from Africa in Transition

Dapchi Girls Still Missing, Boko Haram Still Active

A relative of one of the missing school girls reacts in Dapchi in the northeastern state of Yobe, after an attack on the village by Boko Haram, Nigeria February 23, 2018. Afolabi Sotunde/Reuters

February 27, 2018

A relative of one of the missing school girls reacts in Dapchi in the northeastern state of Yobe, after an attack on the village by Boko Haram, Nigeria February 23, 2018. Afolabi Sotunde/Reuters
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Nigerians are quick to see parallels between the February 2018  kidnapping of more than 100 school girls at Dapchi and Boko Haram’s 2014 kidnapping of almost 300 from the girls boarding school at Chibok. In both cases, there have been inaccurate and misleading public statements by the government and certain officials even denied that kidnappings had even taken place, at least initially.

In the case of Dapchi, officials are refusing to characterize the episode as a kidnapping. Instead, they say that more than one hundred girls are “missing.” The Yobe state governor has contradicted himself, first saying the girls had been rescued and later that they were indeed missing. The governor has apologized, saying, quite plausibly, that he had been misled by reports from the security services. Also credible was the presidential press spokesman's statement that the confusion was caused by some of the girls successfully avoiding capture by fleeing into the bush. Only after they had returned was it feasible to draft a list of victims. Nevertheless, the media reports public outrage at the Buhari administration and local officials about their seemingly inadequate response to the kidnapping. Civil organizations are being formed that resemble #BringBackOurGirls. 

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Boko Haram

Terrorism and Counterterrorism

Sub-Saharan Africa

On the other hand, President Muhammadu Buhari has been forthright: “The entire country stands as one with the girls’ families. This is a national disaster.” He has ordered immediate action by the security services. Nigerian aircraft have been deployed, frightening local residents who fear indiscriminate bombing, according to American media.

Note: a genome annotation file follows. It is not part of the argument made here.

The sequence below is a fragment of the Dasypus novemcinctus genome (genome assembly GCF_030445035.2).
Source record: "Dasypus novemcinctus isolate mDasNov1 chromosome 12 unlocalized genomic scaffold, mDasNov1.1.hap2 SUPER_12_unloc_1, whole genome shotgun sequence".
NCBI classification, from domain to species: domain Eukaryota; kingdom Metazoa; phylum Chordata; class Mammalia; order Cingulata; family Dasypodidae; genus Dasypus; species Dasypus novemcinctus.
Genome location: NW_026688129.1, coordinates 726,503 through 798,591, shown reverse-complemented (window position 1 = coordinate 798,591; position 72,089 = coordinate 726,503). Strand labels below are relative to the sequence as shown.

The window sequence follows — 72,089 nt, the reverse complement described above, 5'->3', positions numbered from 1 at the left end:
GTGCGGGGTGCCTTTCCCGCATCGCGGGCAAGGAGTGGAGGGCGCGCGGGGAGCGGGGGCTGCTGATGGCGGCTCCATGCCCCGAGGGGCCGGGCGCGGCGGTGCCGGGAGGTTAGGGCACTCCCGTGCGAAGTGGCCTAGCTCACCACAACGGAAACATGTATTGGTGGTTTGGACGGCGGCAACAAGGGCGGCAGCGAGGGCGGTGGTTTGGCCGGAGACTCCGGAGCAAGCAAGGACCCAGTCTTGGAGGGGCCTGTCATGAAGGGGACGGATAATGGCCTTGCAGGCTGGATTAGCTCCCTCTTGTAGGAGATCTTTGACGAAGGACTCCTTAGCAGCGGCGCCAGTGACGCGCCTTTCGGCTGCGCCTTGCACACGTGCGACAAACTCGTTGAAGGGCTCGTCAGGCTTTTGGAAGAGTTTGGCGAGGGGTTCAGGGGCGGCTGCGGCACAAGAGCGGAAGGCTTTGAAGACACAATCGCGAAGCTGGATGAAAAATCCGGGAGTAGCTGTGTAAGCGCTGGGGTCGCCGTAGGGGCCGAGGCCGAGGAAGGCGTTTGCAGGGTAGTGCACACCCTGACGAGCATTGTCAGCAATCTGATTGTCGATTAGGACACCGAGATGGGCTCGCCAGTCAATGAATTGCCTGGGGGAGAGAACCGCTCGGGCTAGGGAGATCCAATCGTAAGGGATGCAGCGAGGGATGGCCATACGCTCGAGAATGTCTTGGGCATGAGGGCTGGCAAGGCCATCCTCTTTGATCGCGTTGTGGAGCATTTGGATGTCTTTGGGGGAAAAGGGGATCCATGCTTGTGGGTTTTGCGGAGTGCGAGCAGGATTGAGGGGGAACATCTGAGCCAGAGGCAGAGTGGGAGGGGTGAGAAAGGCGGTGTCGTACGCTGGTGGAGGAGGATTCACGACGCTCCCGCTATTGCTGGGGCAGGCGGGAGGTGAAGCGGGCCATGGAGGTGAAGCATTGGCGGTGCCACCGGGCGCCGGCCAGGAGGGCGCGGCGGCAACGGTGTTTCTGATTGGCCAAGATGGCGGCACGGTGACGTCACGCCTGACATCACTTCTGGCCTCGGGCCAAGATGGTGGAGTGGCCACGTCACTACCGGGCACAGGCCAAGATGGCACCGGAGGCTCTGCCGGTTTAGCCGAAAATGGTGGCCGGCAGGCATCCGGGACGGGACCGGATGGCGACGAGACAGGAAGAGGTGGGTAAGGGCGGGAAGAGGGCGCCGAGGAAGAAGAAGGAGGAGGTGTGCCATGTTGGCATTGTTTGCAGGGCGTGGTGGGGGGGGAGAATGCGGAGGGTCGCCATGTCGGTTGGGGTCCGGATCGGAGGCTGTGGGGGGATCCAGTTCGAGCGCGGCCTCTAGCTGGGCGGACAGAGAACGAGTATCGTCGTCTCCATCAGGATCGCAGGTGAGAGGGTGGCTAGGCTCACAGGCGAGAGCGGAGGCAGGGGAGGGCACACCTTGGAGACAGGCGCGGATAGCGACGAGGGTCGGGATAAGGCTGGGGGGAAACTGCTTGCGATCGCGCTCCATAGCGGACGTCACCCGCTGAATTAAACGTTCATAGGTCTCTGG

Boko Haram, quick to claim credit for Chibok, has been silent about Dapchi thus far, though the modus operandi at Dapchi recalls Chibok. The gunmen were focused on identifying the school and kidnapping the girls. Otherwise, they stole nothing. The military were absent in Chibok, and in Dapchi it had recently been withdrawn. The raiders wore bits of uniform and initially represented themselves successfully as Nigerian soldiers sent to protect the girls. The captured girls in Chibok and in Dapchi were then herded onto trucks. 

Conventional wisdom (though not objectively confirmed) holds that Boko Haram has split into two seemingly antagonistic factions: that of Abubakr Shekau, with some connections to the Islamic State, and that of Abu Musab al-Barnawi, son of the martyred founder of Boko Haram and with some links to al-Qaeda. There is little consensus among observers as to whether the international aspects of either faction are of tactical or strategic importance. The source of contention between the two factions appears to be Shekau’s more stringent view of apostasy among Muslims that often merits death, while al-Barawi argues that Shekau is killing too many Muslims. Ideological differences aside, both would be capable of a dramatic kidnapping, and it is even possible that the two factions cooperated.

Dapchi could be a Boko Haram propaganda coup, presuming one or another faction claims responsibility. President Buhari has been maintaining that Boko Haram is on its last legs. Others have argued that the northeast returning to normal and that internally displaced persons can return home. In the aftermath of Dapchi, those positions are hard to maintain.
 

More on:

Nigeria

Boko Haram

Terrorism and Counterterrorism

Sub-Saharan Africa

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